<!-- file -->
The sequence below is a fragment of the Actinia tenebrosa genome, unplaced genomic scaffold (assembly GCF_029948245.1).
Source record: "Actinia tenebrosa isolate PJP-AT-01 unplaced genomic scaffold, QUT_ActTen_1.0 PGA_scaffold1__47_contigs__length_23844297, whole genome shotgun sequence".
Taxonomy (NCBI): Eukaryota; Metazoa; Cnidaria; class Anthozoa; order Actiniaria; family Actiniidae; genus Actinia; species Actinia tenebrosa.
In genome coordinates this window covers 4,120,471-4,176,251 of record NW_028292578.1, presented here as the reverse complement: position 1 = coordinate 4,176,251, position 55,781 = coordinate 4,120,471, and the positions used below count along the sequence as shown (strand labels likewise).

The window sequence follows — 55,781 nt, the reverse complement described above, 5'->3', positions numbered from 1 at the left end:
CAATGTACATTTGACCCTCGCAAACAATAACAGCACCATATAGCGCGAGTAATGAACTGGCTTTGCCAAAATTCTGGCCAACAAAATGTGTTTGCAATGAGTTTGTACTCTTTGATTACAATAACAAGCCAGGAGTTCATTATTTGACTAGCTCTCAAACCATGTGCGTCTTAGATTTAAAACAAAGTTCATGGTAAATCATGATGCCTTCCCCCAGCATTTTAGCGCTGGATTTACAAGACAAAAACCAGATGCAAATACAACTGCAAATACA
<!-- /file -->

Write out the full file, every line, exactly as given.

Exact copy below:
The sequence below is a fragment of the Actinia tenebrosa genome, unplaced genomic scaffold (assembly GCF_029948245.1).
Source record: "Actinia tenebrosa isolate PJP-AT-01 unplaced genomic scaffold, QUT_ActTen_1.0 PGA_scaffold1__47_contigs__length_23844297, whole genome shotgun sequence".
Taxonomy (NCBI): Eukaryota; Metazoa; Cnidaria; class Anthozoa; order Actiniaria; family Actiniidae; genus Actinia; species Actinia tenebrosa.
In genome coordinates this window covers 4,120,471-4,176,251 of record NW_028292578.1, presented here as the reverse complement: position 1 = coordinate 4,176,251, position 55,781 = coordinate 4,120,471, and the positions used below count along the sequence as shown (strand labels likewise).

The window sequence follows — 55,781 nt, the reverse complement described above, 5'->3', positions numbered from 1 at the left end:
CAATGTACATTTGACCCTCGCAAACAATAACAGCACCATATAGCGCGAGTAATGAACTGGCTTTGCCAAAATTCTGGCCAACAAAATGTGTTTGCAATGAGTTTGTACTCTTTGATTACAATAACAAGCCAGGAGTTCATTATTTGACTAGCTCTCAAACCATGTGCGTCTTAGATTTAAAACAAAGTTCATGGTAAATCATGATGCCTTCCCCCAGCATTTTAGCGCTGGATTTACAAGACAAAAACCAGATGCAAATACAACTGCAAATACA